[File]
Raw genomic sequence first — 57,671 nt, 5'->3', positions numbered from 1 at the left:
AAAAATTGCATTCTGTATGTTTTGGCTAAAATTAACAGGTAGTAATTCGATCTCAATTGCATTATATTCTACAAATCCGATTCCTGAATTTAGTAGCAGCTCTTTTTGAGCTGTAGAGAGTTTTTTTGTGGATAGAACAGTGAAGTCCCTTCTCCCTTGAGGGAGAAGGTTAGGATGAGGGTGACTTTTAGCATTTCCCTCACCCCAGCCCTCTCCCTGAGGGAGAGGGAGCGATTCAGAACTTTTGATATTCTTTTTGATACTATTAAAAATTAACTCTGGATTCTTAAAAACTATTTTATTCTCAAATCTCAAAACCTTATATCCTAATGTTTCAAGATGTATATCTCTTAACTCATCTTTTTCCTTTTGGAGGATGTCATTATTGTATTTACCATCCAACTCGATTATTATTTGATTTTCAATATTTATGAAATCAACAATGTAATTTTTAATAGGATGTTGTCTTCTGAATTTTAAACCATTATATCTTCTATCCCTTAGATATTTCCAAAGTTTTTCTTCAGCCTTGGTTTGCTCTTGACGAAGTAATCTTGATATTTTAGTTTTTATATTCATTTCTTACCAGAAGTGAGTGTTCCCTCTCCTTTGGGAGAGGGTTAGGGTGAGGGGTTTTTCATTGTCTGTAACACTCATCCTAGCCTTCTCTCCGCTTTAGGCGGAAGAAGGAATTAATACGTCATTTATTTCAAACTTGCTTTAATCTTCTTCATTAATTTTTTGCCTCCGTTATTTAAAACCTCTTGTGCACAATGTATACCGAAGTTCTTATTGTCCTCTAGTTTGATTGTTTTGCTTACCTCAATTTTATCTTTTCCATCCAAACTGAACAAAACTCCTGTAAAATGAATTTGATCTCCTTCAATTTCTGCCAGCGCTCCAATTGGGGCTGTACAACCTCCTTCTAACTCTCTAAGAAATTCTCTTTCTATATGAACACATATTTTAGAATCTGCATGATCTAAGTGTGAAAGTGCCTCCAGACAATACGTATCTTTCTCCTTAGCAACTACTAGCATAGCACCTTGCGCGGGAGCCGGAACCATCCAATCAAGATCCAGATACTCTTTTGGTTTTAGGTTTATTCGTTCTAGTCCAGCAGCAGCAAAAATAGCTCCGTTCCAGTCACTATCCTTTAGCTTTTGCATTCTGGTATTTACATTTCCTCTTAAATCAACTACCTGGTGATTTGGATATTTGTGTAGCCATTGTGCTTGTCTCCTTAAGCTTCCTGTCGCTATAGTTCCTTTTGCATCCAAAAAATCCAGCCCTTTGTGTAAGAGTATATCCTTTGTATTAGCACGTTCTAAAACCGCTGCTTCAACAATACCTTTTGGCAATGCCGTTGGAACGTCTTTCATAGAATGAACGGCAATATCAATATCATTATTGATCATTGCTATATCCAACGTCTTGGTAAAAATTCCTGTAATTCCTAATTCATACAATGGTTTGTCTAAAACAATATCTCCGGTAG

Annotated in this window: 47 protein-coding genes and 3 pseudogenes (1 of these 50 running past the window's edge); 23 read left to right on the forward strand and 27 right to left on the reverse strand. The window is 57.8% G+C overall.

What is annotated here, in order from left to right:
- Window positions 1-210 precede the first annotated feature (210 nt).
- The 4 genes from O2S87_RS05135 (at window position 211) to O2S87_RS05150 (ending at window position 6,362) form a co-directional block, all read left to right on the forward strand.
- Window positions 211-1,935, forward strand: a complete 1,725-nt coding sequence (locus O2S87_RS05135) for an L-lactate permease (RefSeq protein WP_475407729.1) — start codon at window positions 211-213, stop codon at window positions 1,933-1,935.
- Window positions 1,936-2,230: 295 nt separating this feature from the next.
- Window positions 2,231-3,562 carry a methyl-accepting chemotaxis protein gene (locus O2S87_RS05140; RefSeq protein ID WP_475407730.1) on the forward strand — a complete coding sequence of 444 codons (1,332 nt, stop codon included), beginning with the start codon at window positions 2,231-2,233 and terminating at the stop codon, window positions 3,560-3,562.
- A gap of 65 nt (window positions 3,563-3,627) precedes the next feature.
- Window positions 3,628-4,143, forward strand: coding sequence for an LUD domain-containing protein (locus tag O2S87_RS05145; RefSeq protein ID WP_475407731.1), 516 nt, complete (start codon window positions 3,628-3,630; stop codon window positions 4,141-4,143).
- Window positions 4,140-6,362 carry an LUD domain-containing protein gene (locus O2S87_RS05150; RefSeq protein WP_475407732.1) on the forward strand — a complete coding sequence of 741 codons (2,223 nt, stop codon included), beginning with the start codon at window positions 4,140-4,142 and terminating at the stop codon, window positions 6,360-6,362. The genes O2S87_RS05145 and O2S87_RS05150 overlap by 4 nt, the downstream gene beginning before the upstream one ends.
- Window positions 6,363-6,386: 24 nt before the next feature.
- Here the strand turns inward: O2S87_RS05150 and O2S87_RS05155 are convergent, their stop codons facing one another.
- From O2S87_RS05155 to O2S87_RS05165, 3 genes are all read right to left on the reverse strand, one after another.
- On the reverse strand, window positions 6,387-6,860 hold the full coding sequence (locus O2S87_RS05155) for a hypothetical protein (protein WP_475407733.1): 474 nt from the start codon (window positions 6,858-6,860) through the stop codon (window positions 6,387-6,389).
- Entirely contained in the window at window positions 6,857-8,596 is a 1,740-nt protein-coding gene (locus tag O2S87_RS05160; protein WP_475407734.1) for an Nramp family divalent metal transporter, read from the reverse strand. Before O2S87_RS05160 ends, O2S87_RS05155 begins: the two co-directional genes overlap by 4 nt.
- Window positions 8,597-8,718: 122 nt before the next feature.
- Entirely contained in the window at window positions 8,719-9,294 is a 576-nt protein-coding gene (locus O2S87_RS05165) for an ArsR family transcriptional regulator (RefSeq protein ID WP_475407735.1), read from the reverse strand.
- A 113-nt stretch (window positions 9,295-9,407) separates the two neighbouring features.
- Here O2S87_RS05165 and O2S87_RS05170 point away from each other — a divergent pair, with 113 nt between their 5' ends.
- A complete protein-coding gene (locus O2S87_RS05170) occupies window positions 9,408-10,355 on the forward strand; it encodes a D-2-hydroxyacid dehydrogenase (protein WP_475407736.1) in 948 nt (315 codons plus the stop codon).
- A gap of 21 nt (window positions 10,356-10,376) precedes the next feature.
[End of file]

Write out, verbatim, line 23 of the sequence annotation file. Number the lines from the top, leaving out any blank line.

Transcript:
- A gap of 21 nt (window positions 10,356-10,376) precedes the next feature.